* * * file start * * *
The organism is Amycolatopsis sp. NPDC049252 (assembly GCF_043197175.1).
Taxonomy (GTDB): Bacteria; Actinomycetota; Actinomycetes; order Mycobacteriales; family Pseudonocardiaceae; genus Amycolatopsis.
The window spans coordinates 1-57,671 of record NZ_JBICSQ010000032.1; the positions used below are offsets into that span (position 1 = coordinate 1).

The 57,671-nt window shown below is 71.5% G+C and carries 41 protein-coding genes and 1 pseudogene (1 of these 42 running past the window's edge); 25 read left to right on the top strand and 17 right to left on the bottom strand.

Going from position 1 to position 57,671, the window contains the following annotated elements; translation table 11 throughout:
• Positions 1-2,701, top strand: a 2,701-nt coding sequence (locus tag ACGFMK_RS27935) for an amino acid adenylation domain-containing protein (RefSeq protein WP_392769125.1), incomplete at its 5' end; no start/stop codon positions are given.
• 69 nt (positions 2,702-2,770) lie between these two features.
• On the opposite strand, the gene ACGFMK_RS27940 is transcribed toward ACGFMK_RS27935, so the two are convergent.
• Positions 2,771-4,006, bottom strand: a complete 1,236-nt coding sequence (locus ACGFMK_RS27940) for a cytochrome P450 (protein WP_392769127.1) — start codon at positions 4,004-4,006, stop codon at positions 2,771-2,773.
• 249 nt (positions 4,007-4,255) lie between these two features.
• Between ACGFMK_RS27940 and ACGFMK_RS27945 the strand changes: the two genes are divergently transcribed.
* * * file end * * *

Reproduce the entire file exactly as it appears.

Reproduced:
The organism is Amycolatopsis sp. NPDC049252 (assembly GCF_043197175.1).
Taxonomy (GTDB): Bacteria; Actinomycetota; Actinomycetes; order Mycobacteriales; family Pseudonocardiaceae; genus Amycolatopsis.
The window spans coordinates 1-57,671 of record NZ_JBICSQ010000032.1; the positions used below are offsets into that span (position 1 = coordinate 1).

The 57,671-nt window shown below is 71.5% G+C and carries 41 protein-coding genes and 1 pseudogene (1 of these 42 running past the window's edge); 25 read left to right on the top strand and 17 right to left on the bottom strand.

Going from position 1 to position 57,671, the window contains the following annotated elements; translation table 11 throughout:
• Positions 1-2,701, top strand: a 2,701-nt coding sequence (locus tag ACGFMK_RS27935) for an amino acid adenylation domain-containing protein (RefSeq protein WP_392769125.1), incomplete at its 5' end; no start/stop codon positions are given.
• 69 nt (positions 2,702-2,770) lie between these two features.
• On the opposite strand, the gene ACGFMK_RS27940 is transcribed toward ACGFMK_RS27935, so the two are convergent.
• Positions 2,771-4,006, bottom strand: a complete 1,236-nt coding sequence (locus ACGFMK_RS27940) for a cytochrome P450 (protein WP_392769127.1) — start codon at positions 4,004-4,006, stop codon at positions 2,771-2,773.
• 249 nt (positions 4,007-4,255) lie between these two features.
• Between ACGFMK_RS27940 and ACGFMK_RS27945 the strand changes: the two genes are divergently transcribed.